Improve the Cash Flow of my Business

If you’re running a small business, one of the biggest problems you face is cash flow. Here we look at some of the ways in which you can improve the cash flow of your business, including:

  •     Overdrafts

  •     Credit cards

  •     Factoring, debtor finance or invoice finance

  •     Trade finance or stock finance

  •     Car leasing

  •     Equipment leasing

Overdrafts – traditional but declining

The traditional way for a business to improve their cash flow was to run an overdraft. However, you’re charged a fee to get an overdraft and ongoing fees to maintain the facility. Also interest rates on overdraft facilities tend to be higher than for residential home loans. With more flexible business finance products emerging, overdrafts are becoming a less popular way to address cash flow issues.

Credit cards – expensive money

Credit cards are easy to get, easy to use, and can be a good way to finance and monitor employee business expenses. However, they are generally not the most economical way to deal with cash flow problems. The interest rates on credit cards tend to be higher than for residential home loans, and you can quickly get in over your head. There are other specialised ways to improve your cash flow.

Factoring, debtor finance or invoice discounting

You’ve done the work and sent the invoice but you don’t have the money. This is particularly frustrating when your debtors don’t pay on time – which is most of the time.

With factoring (also known as debtor finance, invoice factoring, invoice discounting or invoice finance), a lender gives you a percentage of the invoice (usually 80%) in cash, then the remainder when the invoice is paid. This service incurs a charge but can save your bacon in cash flow terms. Beware that if the debtor ultimately does not pay the invoice, you must repay the lender all the money you’ve been advanced.

Trade finance, stock finance, export & import finance

If you’ve bought stock, it can be some time before the finished goods are sold and this can have serious cash flow implications – particularly for importers and exporters.

With trade finance (also known as stock finance, inventory finance, export finance or import finance), the lender gives you a percentage of the money against the stock you’ve purchased. Again, you pay for the service but it can make all the difference in cash flow terms. Lenders are much less inclined to loan money for stock sitting in the warehouse than they are for confirmed orders.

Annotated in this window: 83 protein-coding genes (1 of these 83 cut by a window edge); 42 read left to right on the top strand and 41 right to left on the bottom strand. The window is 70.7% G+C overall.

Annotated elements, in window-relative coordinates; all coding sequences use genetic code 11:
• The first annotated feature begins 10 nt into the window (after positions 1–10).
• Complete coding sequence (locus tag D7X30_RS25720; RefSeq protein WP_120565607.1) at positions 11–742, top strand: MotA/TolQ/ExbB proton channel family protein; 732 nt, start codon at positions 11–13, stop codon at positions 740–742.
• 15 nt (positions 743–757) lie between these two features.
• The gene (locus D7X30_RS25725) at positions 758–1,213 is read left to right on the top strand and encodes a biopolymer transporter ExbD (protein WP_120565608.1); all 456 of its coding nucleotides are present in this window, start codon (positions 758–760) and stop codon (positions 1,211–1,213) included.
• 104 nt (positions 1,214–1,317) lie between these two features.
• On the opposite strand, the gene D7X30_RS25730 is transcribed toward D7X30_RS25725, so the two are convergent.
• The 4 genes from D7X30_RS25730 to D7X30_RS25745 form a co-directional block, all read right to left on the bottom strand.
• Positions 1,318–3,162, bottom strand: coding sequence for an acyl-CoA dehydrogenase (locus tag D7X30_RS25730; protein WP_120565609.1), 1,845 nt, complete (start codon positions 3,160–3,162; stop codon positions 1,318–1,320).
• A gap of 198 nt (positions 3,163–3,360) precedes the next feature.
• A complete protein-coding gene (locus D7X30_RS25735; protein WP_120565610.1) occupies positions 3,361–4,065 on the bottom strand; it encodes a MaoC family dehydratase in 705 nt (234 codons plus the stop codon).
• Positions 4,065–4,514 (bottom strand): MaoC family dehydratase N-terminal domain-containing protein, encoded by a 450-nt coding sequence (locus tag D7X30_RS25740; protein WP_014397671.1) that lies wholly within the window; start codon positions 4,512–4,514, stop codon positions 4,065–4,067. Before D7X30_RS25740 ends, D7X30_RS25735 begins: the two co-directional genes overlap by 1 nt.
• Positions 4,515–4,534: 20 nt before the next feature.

Car leasing & equipment leasing

For many small businesses, leasing cars, computers and equipment is preferable to outright purchase because it improves your cash flow.

If you’d like to understand more about this topic call us on 03 5201 7969.

Source: MFAA https://www.mortgageandfinancehelp.com.au/business-finance-news/improve-cash-flow-my-business/

Reproduced with the permission of the Mortgage and Finance Association of Australia (MFAA)

Important:
This provides general information and hasn’t taken your circumstances into account.  It’s important to consider your particular circumstances before deciding what’s right for you. Although the information is from sources considered reliable, we do not guarantee that it is accurate or complete. You should not rely upon it and should seek qualified advice before making any investment decision. Except where liability under any statute cannot be excluded, we do not accept any liability (whether under contract, tort or otherwise) for any resulting loss or damage of the reader or any other person.  Past performance is not a reliable guide to future returns.

Any information provided by the author detailed above is separate and external to our business and our Licensee. Neither our business nor our Licensee takes any responsibility for any action or any service provided by the author.

Any links have been provided with permission for information purposes only and will take you to external websites, which are not connected to our company in any way. Note: Our company does not endorse and is not responsible for the accuracy of the contents/information contained within the linked site(s) accessible from this page.

Share this post

Share on facebook
Share on twitter
Share on linkedin
Share on print
Share on email